Tuesday, October 23, 2012

Bowl 26: David

He's reading as I approach -- it's book about how we're all connected . . .
thoroughly researched, including interviews with numerous physicists and other scientists . . . 
it sounded interesting, but I've already forgotten the title and the author.
He wants to know if the shape of the tea bowl has a functional purpose
and why I call them tea bowls and not cups . . . 
interesting questions.
I reply that the shape is serendipitous, there only to make the hand feel comfortable . . . 
and that for me bowls have gravitas -  evoking ceremony and offering,
 whereas tea cups seem flighty, somewhat lightweight, frivolous even.

I find myself explaining the process of inscribing the lines and inlaying the slip
 . . .  he tells me that he's writing a play.
 . . . and he is trying to devise a way for someone to put a secret message on the back of the Rosetta Stone . . . a message that could be revealed at a crucial moment . . .
we speculate about clay and glue and tar and acid . . . 
and what would stick to stone and what would look like it belonged.

Then we talk of making art for the love of it--
plays to be seen by friends and family,
tea bowls to be given away
sharing a joy in the process
then sharing the process with the world.
I walk away, embraced by the warm sun and the brilliant colors of the day,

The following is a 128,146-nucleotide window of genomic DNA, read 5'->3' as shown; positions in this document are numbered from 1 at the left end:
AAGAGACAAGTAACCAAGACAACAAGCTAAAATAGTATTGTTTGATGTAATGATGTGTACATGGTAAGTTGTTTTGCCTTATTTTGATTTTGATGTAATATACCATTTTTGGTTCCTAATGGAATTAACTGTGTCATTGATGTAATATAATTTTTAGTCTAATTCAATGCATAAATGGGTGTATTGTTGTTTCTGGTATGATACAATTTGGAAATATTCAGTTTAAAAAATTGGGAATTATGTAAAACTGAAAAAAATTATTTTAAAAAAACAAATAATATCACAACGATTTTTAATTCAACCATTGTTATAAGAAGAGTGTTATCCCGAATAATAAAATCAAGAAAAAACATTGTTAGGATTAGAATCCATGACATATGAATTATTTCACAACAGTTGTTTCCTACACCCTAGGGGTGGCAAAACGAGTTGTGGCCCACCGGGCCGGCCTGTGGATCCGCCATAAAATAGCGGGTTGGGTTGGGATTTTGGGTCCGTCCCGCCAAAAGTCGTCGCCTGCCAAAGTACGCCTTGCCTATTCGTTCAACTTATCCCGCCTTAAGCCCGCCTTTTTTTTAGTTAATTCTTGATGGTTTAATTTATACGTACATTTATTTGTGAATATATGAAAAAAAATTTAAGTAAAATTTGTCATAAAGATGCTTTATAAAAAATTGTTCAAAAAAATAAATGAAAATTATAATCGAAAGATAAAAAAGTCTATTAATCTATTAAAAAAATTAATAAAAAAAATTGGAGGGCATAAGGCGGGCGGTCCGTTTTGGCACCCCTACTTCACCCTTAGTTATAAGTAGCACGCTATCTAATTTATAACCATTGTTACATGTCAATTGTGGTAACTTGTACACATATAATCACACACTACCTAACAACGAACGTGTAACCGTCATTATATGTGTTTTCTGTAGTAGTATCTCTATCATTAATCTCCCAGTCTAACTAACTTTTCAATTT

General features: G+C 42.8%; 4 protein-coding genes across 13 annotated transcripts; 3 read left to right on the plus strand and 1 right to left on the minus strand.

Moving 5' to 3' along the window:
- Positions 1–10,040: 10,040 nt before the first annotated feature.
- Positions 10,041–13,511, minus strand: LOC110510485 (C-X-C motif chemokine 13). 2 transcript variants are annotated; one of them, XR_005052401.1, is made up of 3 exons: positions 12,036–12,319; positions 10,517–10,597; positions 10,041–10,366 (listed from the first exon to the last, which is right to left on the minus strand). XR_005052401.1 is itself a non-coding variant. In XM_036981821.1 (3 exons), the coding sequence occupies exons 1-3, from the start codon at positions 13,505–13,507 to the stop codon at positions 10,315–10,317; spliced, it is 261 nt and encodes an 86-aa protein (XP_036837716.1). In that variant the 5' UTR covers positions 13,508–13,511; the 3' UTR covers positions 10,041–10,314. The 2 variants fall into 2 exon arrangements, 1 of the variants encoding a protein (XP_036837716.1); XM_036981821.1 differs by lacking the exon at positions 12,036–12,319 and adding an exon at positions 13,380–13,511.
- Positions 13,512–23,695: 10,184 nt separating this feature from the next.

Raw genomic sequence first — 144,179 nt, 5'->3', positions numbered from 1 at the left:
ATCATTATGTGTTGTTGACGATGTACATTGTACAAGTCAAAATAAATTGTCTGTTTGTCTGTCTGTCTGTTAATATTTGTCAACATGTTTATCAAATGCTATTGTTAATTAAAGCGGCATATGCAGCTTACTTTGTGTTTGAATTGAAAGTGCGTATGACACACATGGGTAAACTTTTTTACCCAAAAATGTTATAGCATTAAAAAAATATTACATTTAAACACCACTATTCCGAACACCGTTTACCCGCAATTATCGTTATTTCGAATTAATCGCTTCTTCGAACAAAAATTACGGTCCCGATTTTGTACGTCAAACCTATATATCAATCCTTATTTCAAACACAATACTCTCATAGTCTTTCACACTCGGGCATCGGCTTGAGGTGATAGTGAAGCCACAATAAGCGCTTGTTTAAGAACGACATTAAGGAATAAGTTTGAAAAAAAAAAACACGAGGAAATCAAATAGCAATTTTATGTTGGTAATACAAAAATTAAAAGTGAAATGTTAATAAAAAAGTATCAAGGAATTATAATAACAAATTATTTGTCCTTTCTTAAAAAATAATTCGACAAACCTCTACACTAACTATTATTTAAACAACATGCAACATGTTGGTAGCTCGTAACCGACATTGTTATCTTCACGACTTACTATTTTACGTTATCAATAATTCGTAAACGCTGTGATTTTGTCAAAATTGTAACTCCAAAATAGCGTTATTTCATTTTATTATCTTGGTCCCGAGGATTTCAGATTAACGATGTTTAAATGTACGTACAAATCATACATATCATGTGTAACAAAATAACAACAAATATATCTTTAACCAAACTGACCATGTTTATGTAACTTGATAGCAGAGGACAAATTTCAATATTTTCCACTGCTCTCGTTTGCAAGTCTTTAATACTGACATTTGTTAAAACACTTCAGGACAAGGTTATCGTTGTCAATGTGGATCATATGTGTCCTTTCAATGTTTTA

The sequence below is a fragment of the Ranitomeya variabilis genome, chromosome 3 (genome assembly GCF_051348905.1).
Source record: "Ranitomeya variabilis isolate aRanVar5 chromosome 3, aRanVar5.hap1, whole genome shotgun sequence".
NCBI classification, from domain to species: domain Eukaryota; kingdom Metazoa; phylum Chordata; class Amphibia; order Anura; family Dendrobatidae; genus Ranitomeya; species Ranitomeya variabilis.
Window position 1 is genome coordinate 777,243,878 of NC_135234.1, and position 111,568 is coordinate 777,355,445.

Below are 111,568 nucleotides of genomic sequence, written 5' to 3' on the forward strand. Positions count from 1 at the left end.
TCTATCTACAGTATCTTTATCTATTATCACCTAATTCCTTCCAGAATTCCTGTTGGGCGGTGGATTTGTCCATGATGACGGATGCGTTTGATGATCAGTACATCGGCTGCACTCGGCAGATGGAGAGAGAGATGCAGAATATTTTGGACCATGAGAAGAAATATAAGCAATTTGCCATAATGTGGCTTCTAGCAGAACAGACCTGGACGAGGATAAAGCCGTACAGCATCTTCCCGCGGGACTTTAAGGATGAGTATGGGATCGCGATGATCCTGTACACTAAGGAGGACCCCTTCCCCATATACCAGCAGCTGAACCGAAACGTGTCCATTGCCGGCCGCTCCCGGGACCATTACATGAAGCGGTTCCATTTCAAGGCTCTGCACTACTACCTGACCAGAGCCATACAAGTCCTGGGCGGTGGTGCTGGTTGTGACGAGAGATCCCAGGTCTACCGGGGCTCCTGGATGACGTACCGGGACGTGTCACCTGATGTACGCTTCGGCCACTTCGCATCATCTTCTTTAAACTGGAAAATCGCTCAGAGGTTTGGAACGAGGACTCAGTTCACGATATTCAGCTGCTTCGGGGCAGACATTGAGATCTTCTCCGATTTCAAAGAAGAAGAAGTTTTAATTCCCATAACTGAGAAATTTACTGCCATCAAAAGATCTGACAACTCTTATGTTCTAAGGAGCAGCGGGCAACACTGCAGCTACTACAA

filled with the contentment of a shared moment in time and space --
feeling connection.

Wednesday, October 10, 2012

Bowl 25: David

It's a circus of sound, color, movement.
The steady beat of Brazilian drummers holds the space.
Onlookers bounce in rhythm with the band.
Even the Tai chi players seem somehow in sync.
 Children running, trailing brilliant streamers.
While overhead a giant kite/banner/origami thing snakes its way through the space
defining it. . . sheltering it . . .without really enclosing it.

He is drawing bowls as I approach -- with black charcoal on white paper.
But he is sitting on a blanket with three colorful paintings arrayed beside him.
$15 each, he tells me.

He's studying fashion at MassArt, 
the child of Columbian immigrants who came here to build a better life, 
and he is grateful for the opportunity to study art, to live among museums, 
and to draw inspiration from artists both living and dead.

I offer him a bowl. Not for a painting, just for his photo.
Hands smeared with charcoal against the pale glazed surface.
the drawing of his bowls behind.
The image, and the trade, are just right.
perfectly in sync with the rhythm of the drums
and the spirit of the day.